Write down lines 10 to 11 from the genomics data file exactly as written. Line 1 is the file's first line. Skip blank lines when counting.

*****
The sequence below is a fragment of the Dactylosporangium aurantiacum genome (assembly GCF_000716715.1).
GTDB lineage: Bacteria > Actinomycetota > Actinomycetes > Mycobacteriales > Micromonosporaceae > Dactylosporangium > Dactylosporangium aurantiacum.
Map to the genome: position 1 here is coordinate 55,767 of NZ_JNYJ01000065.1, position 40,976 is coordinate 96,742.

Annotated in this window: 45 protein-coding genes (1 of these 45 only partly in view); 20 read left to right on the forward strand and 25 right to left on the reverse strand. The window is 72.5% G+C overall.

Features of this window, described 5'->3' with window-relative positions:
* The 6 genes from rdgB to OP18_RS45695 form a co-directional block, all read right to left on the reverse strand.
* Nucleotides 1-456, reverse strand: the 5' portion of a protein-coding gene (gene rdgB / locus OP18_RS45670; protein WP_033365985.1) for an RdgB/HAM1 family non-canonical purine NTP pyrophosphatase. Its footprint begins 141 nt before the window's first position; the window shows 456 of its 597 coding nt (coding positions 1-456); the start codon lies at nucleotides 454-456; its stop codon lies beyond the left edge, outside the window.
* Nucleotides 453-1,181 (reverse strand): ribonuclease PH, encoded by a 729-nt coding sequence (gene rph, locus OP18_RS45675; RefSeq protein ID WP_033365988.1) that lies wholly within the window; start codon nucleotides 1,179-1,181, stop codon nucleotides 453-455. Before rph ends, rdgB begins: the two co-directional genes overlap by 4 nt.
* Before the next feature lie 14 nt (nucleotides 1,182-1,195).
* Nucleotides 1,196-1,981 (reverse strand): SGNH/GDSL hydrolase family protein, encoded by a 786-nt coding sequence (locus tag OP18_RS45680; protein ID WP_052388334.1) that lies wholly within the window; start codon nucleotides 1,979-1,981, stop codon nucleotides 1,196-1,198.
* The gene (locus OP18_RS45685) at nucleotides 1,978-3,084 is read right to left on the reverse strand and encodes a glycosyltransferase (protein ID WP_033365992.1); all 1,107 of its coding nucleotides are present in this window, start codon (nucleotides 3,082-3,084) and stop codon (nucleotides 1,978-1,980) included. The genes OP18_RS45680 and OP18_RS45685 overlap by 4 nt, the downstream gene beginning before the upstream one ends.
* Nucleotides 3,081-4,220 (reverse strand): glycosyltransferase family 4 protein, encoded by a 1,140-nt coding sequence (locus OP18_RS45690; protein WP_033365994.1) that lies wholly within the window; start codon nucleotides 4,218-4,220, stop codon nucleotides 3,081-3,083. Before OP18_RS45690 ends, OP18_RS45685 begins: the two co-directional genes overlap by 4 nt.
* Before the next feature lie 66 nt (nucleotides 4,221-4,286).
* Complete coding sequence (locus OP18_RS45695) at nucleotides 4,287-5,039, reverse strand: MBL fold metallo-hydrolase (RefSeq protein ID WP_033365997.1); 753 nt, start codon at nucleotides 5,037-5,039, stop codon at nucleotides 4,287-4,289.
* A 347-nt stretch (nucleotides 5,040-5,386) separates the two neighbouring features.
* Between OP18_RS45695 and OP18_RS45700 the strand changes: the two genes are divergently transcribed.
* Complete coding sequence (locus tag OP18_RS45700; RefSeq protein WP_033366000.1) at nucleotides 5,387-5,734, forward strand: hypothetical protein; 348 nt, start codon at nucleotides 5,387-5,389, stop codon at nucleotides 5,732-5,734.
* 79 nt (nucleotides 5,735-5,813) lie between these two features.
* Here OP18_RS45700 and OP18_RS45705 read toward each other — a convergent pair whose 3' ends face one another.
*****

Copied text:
* Nucleotides 1,196-1,981 (reverse strand): SGNH/GDSL hydrolase family protein, encoded by a 786-nt coding sequence (locus tag OP18_RS45680; protein ID WP_052388334.1) that lies wholly within the window; start codon nucleotides 1,979-1,981, stop codon nucleotides 1,196-1,198.
* The gene (locus OP18_RS45685) at nucleotides 1,978-3,084 is read right to left on the reverse strand and encodes a glycosyltransferase (protein ID WP_033365992.1); all 1,107 of its coding nucleotides are present in this window, start codon (nucleotides 3,082-3,084) and stop codon (nucleotides 1,978-1,980) included. The genes OP18_RS45680 and OP18_RS45685 overlap by 4 nt, the downstream gene beginning before the upstream one ends.